A computer and the hardware you bought for it are not enough to function on their own. They need a missing piece that would make them function– a piece of software called a driver. But what are drivers exactly?
And why is your computer causing you so much trouble for not having them? Let’s find out.
Driver by Definition
All drivers are software, but not all software are drivers. Drivers are custom, manufacturer-made software designed to tell a device or component how to function.
It does so by communicating with the operating system (usually Windows) and the device. Hence, a driver’s job on your computer is of utmost importance. They are practically responsible for ensuring that a device or component operates as advertised and as intended.
Simply put, without the driver, your device either won’t work or won’t function optimally.
There are many different kinds of drivers but most of them are made for specific hardware components or devices.
What Happens if There’s No Driver?
While we mentioned that the device might not work or might not function as intended without the driver, there are deeper and more complex consequences for not having the driver or the correct one.
Windows usually has its own built-in universal drivers to help certain devices (such as GPUs) work without their dedicated drivers in order to provide users with visual input even without the ideal software. However, Windows’ own drivers usually won’t let the device perform to its maximum potential, or in worse cases, it might even cause the device to overheat or malfunction.
Drivers aren’t exactly known for causing damage– most software doesn’t have that capability. However, heat caused by poor function caused by improper software can be a culprit for hardware malfunction or gradual, premature wear and tear.
So for example, your drivers for your GPU are incorrect, not only will it perform sub-optimally, but there is also a risk of overheating or buggy operation.
That’s just one example based on a single component. There are other relatable examples with printers where the incorrect driver can cause frustration since the printer can’t use its features to produce an advertised output.
Why Are There So Many Drivers for Windows?
Such is the complexity of the computing world, even today. One of the reasons why Windows computers are becoming cheaper to build today is how components are modular and can come from many different brands and manufacturers.
This is a double-edged sword; because while it made building computers more accessible, it also made software needed for these computers more complex. Windows just can’t or doesn’t have the capacity to create a precise driver for every component, device, or hardware out there.
So the job of creating drivers for these hardware pieces typically falls on the manufacturer– to ensure that their devices work on Windows computers. This kind of brand interaction is, of course, prone to miscommunication, incompatibility, and bugs. And with the way Windows is always updating itself, brands and manufacturers also have to keep up with the updates.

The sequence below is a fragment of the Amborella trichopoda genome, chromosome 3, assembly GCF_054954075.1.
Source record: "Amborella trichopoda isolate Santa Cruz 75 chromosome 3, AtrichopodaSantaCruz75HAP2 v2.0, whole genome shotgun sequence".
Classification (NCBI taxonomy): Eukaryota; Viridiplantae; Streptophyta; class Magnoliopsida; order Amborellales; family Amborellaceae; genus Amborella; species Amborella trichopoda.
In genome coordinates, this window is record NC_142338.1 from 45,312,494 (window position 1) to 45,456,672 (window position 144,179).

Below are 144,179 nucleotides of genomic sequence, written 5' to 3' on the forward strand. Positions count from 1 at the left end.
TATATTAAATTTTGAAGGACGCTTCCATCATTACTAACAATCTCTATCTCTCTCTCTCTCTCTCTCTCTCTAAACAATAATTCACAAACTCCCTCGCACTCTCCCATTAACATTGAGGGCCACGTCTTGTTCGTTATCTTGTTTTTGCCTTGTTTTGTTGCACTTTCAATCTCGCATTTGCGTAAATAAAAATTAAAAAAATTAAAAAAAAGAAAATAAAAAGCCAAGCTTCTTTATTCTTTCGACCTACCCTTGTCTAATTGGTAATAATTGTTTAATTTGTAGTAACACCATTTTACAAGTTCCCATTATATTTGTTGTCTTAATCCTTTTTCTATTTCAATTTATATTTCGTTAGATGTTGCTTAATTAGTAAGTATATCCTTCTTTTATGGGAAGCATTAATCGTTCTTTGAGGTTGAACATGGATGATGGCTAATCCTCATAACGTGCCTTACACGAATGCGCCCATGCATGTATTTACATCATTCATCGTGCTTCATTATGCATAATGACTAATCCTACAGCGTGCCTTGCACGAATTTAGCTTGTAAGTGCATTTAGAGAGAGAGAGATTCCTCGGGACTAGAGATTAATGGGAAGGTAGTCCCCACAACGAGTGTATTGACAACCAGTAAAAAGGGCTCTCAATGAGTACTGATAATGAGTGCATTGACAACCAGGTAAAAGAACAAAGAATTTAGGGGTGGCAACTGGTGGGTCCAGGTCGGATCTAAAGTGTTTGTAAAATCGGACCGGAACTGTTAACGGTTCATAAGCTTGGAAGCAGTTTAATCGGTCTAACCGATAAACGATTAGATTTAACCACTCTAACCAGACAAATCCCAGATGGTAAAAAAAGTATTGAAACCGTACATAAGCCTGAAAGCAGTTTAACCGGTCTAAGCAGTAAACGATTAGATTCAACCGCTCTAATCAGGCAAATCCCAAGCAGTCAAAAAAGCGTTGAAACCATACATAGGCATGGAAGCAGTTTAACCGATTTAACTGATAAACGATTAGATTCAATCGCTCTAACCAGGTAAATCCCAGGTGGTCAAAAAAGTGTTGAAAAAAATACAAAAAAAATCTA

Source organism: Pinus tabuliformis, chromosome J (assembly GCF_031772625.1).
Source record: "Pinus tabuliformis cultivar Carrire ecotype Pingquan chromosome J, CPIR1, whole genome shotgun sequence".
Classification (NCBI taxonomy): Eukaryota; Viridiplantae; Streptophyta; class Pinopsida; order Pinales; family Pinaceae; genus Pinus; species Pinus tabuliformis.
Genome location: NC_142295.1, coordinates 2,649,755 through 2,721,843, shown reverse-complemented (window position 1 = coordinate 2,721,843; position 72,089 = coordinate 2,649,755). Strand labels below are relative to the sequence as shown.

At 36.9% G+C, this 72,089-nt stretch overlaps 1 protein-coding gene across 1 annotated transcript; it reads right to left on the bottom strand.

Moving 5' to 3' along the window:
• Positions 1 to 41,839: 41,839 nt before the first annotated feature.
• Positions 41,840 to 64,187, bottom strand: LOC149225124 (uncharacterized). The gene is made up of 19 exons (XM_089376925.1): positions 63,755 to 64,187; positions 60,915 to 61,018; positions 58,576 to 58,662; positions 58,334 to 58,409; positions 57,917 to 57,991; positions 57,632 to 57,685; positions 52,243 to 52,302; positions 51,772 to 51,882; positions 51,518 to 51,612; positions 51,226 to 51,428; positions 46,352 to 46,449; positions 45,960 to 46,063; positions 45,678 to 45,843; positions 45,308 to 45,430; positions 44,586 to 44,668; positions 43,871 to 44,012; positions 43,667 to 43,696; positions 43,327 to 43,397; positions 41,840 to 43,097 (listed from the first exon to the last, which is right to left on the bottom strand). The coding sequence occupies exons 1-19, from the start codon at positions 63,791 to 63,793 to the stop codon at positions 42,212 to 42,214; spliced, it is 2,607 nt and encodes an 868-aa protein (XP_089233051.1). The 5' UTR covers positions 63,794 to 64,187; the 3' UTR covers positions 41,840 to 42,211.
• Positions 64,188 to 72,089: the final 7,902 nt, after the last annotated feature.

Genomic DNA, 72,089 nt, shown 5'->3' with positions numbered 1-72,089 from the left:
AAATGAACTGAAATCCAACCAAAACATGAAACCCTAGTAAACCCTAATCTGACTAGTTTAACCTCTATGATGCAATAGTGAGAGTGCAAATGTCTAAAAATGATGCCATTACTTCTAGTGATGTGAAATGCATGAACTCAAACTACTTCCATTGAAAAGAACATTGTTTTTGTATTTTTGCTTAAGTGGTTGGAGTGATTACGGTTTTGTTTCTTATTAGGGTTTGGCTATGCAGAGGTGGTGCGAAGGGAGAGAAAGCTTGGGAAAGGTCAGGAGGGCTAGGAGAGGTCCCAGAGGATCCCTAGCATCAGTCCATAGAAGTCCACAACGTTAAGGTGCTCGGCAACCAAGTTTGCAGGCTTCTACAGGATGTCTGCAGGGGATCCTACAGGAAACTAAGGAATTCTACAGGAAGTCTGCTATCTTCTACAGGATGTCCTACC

It’s vastly different from how Apple does it with their iMac or MacBook computers. For Apple, all the necessary hardware and software for those hardware components come from them and only from them. Thus, developing a working software or driver for all the hardware they control is easier and they work more seamlessly compared to Windows computers and its chaotic ecosystem of modularity.
It’s one of the reasons why Apple is so user-friendly compared to Windows. The obvious downside is that repairs for Apple products are more expensive and modularity is almost nonexistent.
How to Update Drivers
This one is tricky. There are so many components with their own drivers for Windows computers and not all of them have an automatic update prompt or function.
Those that do will make themselves visible with prompts that might even annoy you at times. However, certain crucial drivers updates such as those for GPUs are often manual depending on how you installed them.
However, you can always check your list of devices that need drivers in Windows by typing ‘device manager’ in the Windows search bar and opening the Device Manager window.
There, you can check each piece of hardware component connected to your computer both internally and externally. You can right click on each and every one of them and select ‘Update driver’ in order to force a manual driver scan and to download an update.
Note that this doesn’t always work as Windows won’t always be able to fetch a website that connects directly to the manufacturer’s driver downloads. There are also times when manufacturers deactivate or change their websites. Of course, you can forget about this Windows feature if you’re not online because a lot of driver updates and downloads need the internet.
Meanwhile, you don’t have to worry about Windows and its set of drivers. It usually forces its updates on its users whether they like it or not. Sometimes, it’s all for the best, however.